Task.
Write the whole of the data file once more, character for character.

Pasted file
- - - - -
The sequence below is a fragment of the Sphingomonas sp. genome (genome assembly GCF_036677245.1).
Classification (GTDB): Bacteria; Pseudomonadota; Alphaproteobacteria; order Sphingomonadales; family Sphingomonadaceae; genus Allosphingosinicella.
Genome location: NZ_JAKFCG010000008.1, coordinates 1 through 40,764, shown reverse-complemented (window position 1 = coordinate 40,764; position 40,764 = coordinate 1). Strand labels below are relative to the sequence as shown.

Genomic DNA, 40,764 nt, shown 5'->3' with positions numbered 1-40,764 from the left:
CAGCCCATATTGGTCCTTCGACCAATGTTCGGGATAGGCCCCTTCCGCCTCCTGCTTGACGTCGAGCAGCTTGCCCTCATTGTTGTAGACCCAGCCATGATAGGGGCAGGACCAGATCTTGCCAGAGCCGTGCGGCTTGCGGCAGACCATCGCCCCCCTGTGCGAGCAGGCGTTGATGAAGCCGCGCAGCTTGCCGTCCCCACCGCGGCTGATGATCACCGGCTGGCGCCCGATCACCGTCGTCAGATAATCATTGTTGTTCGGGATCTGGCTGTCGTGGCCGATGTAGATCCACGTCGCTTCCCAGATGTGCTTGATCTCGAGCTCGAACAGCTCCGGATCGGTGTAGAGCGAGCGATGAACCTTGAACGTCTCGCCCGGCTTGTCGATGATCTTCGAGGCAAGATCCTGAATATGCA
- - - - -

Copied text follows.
The sequence below is a fragment of the Sphingomonas sp. genome (genome assembly GCF_036677245.1).
Classification (GTDB): Bacteria; Pseudomonadota; Alphaproteobacteria; order Sphingomonadales; family Sphingomonadaceae; genus Allosphingosinicella.
Genome location: NZ_JAKFCG010000008.1, coordinates 1 through 40,764, shown reverse-complemented (window position 1 = coordinate 40,764; position 40,764 = coordinate 1). Strand labels below are relative to the sequence as shown.

Genomic DNA, 40,764 nt, shown 5'->3' with positions numbered 1-40,764 from the left:
CAGCCCATATTGGTCCTTCGACCAATGTTCGGGATAGGCCCCTTCCGCCTCCTGCTTGACGTCGAGCAGCTTGCCCTCATTGTTGTAGACCCAGCCATGATAGGGGCAGGACCAGATCTTGCCAGAGCCGTGCGGCTTGCGGCAGACCATCGCCCCCCTGTGCGAGCAGGCGTTGATGAAGCCGCGCAGCTTGCCGTCCCCACCGCGGCTGATGATCACCGGCTGGCGCCCGATCACCGTCGTCAGATAATCATTGTTGTTCGGGATCTGGCTGTCGTGGCCGATGTAGATCCACGTCGCTTCCCAGATGTGCTTGATCTCGAGCTCGAACAGCTCCGGATCGGTGTAGAGCGAGCGATGAACCTTGAACGTCTCGCCCGGCTTGTCGATGATCTTCGAGGCAAGATCCTGAATATGCA